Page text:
Nokia’s launch of the Lumia 900 in the US next month is a big deal. How big? How about so big it warrants a string of cliches. So big, it’s do or die time. It’s time to put up or shut up. It’s time to walk the walk. It’s now or never.
It’s all those things and more, and then again it could be in the words of Suzanne Vega, “Nothing much, not much.” Let’s start with why it’s important.
For starters, word is that AT&T is going to push the Nokia Lumia 900 more than any phone it has ever pushed before — even the iPhone. We’re talking a big deal.
According to a post on CNET yesterday, AT&T is going to pull out all the stops for this launch. Nobody is saying just how much money is going to be spent, but given the level of the rhetoric, it’s going to be significant As CNET writer Roger Cheng indicated of the launch blitz, it’s really, really big including a massive ad campaign along with making the Lumia 900, the centerpiece of AT&T Stores.
There will be signs and posters and special training for employees — and there will be brass bands and parades. OK. I’m exaggerating a bit on the last two points, but you get the idea about the scope of this launch.
It’s big I tell you.
And because of the scope of this launch, it tells you just how important Nokia sees this in its attempts to break back into the US market because it’s been a long time since Nokia has had any significant presence here at all.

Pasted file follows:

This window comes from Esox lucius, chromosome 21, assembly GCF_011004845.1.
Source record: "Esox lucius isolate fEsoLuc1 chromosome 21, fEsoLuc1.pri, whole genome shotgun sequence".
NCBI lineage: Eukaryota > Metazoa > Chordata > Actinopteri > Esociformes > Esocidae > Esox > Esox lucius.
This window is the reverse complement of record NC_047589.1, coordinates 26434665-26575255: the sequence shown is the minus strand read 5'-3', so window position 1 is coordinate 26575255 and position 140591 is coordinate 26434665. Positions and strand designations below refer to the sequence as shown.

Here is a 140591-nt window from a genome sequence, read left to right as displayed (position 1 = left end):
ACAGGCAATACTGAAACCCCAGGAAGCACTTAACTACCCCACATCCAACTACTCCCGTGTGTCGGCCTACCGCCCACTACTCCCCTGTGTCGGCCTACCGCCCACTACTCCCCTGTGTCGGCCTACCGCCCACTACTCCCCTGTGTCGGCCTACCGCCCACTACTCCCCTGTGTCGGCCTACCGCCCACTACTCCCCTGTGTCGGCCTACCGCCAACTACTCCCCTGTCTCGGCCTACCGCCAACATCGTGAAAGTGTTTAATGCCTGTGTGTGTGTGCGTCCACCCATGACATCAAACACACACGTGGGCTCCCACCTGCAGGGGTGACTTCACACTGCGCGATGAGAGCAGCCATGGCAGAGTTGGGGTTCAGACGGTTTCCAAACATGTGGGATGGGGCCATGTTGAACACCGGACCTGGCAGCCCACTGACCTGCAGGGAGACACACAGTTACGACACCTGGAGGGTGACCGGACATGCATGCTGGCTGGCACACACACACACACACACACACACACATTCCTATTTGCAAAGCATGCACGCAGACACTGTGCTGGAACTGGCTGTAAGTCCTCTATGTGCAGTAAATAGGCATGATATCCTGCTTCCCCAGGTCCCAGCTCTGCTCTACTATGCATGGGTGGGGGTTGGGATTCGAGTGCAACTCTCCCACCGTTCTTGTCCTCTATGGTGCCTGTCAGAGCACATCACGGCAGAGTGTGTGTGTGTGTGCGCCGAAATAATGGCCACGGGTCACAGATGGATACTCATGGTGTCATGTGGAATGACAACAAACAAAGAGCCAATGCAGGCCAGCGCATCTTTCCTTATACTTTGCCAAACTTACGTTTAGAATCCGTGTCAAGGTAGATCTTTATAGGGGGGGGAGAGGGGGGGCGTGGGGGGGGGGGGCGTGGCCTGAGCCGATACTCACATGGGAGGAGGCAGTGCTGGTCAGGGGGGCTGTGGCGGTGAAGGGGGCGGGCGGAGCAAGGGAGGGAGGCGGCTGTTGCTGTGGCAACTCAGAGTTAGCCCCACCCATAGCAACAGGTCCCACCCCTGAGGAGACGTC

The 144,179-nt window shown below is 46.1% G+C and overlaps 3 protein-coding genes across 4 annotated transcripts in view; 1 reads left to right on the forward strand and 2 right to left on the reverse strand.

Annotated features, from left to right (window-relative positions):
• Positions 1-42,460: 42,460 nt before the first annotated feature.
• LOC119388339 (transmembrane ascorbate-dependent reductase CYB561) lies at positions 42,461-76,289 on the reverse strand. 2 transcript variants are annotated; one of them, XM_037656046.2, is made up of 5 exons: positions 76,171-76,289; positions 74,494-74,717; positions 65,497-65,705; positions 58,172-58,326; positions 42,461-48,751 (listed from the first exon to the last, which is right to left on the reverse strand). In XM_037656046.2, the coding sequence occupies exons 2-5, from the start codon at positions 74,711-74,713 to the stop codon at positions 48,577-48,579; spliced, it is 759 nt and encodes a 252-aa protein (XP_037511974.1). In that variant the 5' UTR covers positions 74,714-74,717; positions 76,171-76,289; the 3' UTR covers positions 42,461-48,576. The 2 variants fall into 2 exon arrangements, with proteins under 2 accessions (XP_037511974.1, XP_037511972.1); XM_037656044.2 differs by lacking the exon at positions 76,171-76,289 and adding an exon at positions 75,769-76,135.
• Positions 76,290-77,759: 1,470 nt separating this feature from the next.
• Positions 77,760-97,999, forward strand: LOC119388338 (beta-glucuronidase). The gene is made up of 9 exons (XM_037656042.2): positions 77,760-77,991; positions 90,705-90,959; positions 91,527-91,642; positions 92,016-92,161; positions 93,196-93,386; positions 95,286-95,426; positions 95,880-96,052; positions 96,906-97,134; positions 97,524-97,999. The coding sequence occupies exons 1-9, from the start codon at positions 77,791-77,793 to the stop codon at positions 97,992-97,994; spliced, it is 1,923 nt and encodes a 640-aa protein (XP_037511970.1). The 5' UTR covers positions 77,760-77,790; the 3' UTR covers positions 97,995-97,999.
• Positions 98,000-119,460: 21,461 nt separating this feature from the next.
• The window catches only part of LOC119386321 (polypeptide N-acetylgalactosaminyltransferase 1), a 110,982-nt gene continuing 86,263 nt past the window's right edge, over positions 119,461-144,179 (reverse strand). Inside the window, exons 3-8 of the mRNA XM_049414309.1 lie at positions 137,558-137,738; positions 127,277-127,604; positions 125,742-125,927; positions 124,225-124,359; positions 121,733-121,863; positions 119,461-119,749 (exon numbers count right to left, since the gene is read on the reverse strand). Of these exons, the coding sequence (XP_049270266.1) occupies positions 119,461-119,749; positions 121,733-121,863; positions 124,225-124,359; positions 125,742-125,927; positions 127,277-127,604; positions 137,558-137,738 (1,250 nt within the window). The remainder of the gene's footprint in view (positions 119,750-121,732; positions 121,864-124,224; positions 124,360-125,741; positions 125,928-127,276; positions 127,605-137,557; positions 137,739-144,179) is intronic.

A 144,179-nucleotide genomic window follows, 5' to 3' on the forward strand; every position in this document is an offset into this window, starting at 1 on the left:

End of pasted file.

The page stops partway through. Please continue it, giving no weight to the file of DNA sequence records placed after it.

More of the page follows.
But for all of this time and effort, I’m not sure it’s going to amount to much. As I wrote in Lumia 710 is Impressive, but Is That Enough?, I’m not sure it’s going to matter how cool this phone is or how fast or how impressive it is. When you are as far behind as Windows is in the US market, it might be a case of being too little, too late.
And it’s not because I’m rooting against Nokia and Microsoft on this one. In fact, I think with Blackberry fading badly in the US market, Apple and Google could use a kick in the butt that only some good, old-fashioned competition can provide. But I’m skeptical that with Google and Apple so entrenched that there’s much of anything that Nokia can do to even put a dent in that dominance.
But neither do I expect them to simply roll over and cede the US market to the competition. They have a nice phone. The Lumia 710 I tried out was snappy and even fun to use, and while the 900 is a bit bigger with a better camera and a nicer display, the guts of the phone are pretty similar.
In the end, I don’t expect much, the splashy launch notwithstanding. The high end of the US cell phone market is not really where Nokia will make its last stand. Instead, as my colleague FierceMobileIT Editor, Wayne Rash predicts, it’s far more likely to be lower-end smart phones in Europe and Asia, where Nokia once dominated (until it was displaced by Android) where it will stand or fall .